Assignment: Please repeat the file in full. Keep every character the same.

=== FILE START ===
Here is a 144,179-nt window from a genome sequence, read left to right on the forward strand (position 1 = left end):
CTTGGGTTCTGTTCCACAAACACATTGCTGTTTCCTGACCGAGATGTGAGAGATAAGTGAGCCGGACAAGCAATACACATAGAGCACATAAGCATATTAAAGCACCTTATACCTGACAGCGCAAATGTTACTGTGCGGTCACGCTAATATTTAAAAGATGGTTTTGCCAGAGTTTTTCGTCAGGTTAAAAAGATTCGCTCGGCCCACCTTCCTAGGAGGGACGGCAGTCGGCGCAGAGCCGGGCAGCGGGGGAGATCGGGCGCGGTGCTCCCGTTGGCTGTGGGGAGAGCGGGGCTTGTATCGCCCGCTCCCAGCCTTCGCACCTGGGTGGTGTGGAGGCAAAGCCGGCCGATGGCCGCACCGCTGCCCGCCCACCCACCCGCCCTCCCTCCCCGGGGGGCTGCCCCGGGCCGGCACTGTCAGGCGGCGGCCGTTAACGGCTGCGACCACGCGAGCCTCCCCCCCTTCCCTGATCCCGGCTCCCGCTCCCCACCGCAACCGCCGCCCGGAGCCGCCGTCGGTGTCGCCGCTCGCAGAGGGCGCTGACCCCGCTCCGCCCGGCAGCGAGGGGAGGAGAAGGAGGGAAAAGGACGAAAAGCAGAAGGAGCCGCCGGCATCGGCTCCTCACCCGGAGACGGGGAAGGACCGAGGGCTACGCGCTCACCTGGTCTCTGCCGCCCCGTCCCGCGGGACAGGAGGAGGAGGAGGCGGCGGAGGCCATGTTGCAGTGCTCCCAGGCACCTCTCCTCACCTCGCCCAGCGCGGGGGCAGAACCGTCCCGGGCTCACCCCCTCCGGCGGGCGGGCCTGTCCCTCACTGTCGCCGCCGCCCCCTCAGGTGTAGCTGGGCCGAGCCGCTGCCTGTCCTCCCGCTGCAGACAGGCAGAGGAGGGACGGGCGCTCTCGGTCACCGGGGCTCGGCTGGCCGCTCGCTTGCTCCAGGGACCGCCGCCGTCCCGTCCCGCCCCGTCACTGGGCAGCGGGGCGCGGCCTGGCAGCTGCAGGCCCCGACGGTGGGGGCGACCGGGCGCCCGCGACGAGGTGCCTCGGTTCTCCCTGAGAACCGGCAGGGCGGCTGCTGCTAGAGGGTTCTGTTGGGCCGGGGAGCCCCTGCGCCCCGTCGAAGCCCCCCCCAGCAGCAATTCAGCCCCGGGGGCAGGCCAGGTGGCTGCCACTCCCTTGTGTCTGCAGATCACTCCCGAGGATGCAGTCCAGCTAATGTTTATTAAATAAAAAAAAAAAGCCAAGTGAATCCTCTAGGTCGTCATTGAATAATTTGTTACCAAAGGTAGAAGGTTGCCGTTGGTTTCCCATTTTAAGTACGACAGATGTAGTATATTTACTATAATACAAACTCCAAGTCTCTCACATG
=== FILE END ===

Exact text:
Here is a 144,179-nt window from a genome sequence, read left to right on the forward strand (position 1 = left end):
CTTGGGTTCTGTTCCACAAACACATTGCTGTTTCCTGACCGAGATGTGAGAGATAAGTGAGCCGGACAAGCAATACACATAGAGCACATAAGCATATTAAAGCACCTTATACCTGACAGCGCAAATGTTACTGTGCGGTCACGCTAATATTTAAAAGATGGTTTTGCCAGAGTTTTTCGTCAGGTTAAAAAGATTCGCTCGGCCCACCTTCCTAGGAGGGACGGCAGTCGGCGCAGAGCCGGGCAGCGGGGGAGATCGGGCGCGGTGCTCCCGTTGGCTGTGGGGAGAGCGGGGCTTGTATCGCCCGCTCCCAGCCTTCGCACCTGGGTGGTGTGGAGGCAAAGCCGGCCGATGGCCGCACCGCTGCCCGCCCACCCACCCGCCCTCCCTCCCCGGGGGGCTGCCCCGGGCCGGCACTGTCAGGCGGCGGCCGTTAACGGCTGCGACCACGCGAGCCTCCCCCCCTTCCCTGATCCCGGCTCCCGCTCCCCACCGCAACCGCCGCCCGGAGCCGCCGTCGGTGTCGCCGCTCGCAGAGGGCGCTGACCCCGCTCCGCCCGGCAGCGAGGGGAGGAGAAGGAGGGAAAAGGACGAAAAGCAGAAGGAGCCGCCGGCATCGGCTCCTCACCCGGAGACGGGGAAGGACCGAGGGCTACGCGCTCACCTGGTCTCTGCCGCCCCGTCCCGCGGGACAGGAGGAGGAGGAGGCGGCGGAGGCCATGTTGCAGTGCTCCCAGGCACCTCTCCTCACCTCGCCCAGCGCGGGGGCAGAACCGTCCCGGGCTCACCCCCTCCGGCGGGCGGGCCTGTCCCTCACTGTCGCCGCCGCCCCCTCAGGTGTAGCTGGGCCGAGCCGCTGCCTGTCCTCCCGCTGCAGACAGGCAGAGGAGGGACGGGCGCTCTCGGTCACCGGGGCTCGGCTGGCCGCTCGCTTGCTCCAGGGACCGCCGCCGTCCCGTCCCGCCCCGTCACTGGGCAGCGGGGCGCGGCCTGGCAGCTGCAGGCCCCGACGGTGGGGGCGACCGGGCGCCCGCGACGAGGTGCCTCGGTTCTCCCTGAGAACCGGCAGGGCGGCTGCTGCTAGAGGGTTCTGTTGGGCCGGGGAGCCCCTGCGCCCCGTCGAAGCCCCCCCCAGCAGCAATTCAGCCCCGGGGGCAGGCCAGGTGGCTGCCACTCCCTTGTGTCTGCAGATCACTCCCGAGGATGCAGTCCAGCTAATGTTTATTAAATAAAAAAAAAAAGCCAAGTGAATCCTCTAGGTCGTCATTGAATAATTTGTTACCAAAGGTAGAAGGTTGCCGTTGGTTTCCCATTTTAAGTACGACAGATGTAGTATATTTACTATAATACAAACTCCAAGTCTCTCACATG